We have successfully made it to our site along the southeastern side of the North Island. The final push on heat flow in the north was tricky, with We a ~12 hour pause in science due to “confused (or angry) seas”. This means high swells (+3.5m) in multiple directions. The heat flow measurements in the north were completed under these conditions, and yesterday we began our transit to the south. Again I am grateful for the scopolamine patch! Several people did not feel well on the transit because of the rough waters, but it did not affect me.
Maneuvering the ship is quite entertaining during high swells. There are times when you feel weightless walking the halls or stairs (you can easily skip steps), and other times when you can barely open the doors or feel ~500lbs as you climb stairs. Gotta love gravity.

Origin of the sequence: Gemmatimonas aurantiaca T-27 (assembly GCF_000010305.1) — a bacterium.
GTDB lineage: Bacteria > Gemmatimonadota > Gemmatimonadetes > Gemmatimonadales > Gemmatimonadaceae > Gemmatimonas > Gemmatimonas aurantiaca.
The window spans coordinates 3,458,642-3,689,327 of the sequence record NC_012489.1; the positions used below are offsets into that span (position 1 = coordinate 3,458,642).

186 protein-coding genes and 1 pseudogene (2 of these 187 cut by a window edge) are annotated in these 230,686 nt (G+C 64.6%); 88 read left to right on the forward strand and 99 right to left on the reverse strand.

While we were still on “watch” during transit, we did not necessarily work. We sat in the computer lab with a Andrew’s speakers and subwoofer and watched Pompeii. There is little more comical than a group of geologists watching a movie based on a geologic event. While I understand the “need” for Hollywood drama in movies, I find it unfortunate that they distort the facts so much – particularly for an event that is well-documented. Furthermore, the general public does not seem to be able to distinguish fact from fiction, and often believe whatever they see in the movies or on TV.
We arrived in the south at ~9am this morning. And we really could not have asked for a better day. It is sunny, almost warm, and the swells are only 0.7m – I am pretty sure these are the calmest waters we have been in since we left port in Auckland. We will complete one heat flow transect tomorrow morning, and then begin another 3-day seismic survey. By Wednesday we should continue with heat flow transects until we need to begin our transit to port (essentially until the evening of the 16th). Here is hoping that the weather stays nice – although that might be wishful thinking. This area is known for its windy weather and rough seas.
Back to work for now. I will try to write a bit more regularly between now and our return to port.